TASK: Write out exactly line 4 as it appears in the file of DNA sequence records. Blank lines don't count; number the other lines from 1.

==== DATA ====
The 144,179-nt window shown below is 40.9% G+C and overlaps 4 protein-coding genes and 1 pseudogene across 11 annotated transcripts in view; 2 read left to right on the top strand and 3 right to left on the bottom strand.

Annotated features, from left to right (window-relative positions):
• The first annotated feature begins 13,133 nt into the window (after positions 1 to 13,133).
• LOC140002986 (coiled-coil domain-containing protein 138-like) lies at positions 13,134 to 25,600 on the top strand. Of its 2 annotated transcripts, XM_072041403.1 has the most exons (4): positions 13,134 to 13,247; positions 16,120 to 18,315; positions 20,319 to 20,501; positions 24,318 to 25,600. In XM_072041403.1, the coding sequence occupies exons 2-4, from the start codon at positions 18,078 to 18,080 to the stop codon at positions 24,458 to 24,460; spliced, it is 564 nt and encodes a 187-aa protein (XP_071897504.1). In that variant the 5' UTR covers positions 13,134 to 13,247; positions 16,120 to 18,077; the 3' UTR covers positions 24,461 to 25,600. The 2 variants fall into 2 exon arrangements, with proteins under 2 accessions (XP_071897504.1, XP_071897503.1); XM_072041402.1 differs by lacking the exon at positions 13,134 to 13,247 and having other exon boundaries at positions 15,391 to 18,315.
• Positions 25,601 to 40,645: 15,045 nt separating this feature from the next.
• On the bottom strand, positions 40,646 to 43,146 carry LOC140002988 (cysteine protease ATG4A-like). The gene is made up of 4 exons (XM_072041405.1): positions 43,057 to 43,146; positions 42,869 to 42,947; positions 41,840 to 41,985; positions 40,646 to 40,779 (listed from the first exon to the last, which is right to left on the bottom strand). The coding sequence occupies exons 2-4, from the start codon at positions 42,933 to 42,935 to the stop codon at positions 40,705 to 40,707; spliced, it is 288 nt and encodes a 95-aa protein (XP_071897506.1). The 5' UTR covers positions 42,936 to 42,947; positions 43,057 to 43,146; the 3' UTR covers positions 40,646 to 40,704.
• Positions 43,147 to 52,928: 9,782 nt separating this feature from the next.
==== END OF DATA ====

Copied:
• LOC140002986 (coiled-coil domain-containing protein 138-like) lies at positions 13,134 to 25,600 on the top strand. Of its 2 annotated transcripts, XM_072041403.1 has the most exons (4): positions 13,134 to 13,247; positions 16,120 to 18,315; positions 20,319 to 20,501; positions 24,318 to 25,600. In XM_072041403.1, the coding sequence occupies exons 2-4, from the start codon at positions 18,078 to 18,080 to the stop codon at positions 24,458 to 24,460; spliced, it is 564 nt and encodes a 187-aa protein (XP_071897504.1). In that variant the 5' UTR covers positions 13,134 to 13,247; positions 16,120 to 18,077; the 3' UTR covers positions 24,461 to 25,600. The 2 variants fall into 2 exon arrangements, with proteins under 2 accessions (XP_071897504.1, XP_071897503.1); XM_072041402.1 differs by lacking the exon at positions 13,134 to 13,247 and having other exon boundaries at positions 15,391 to 18,315.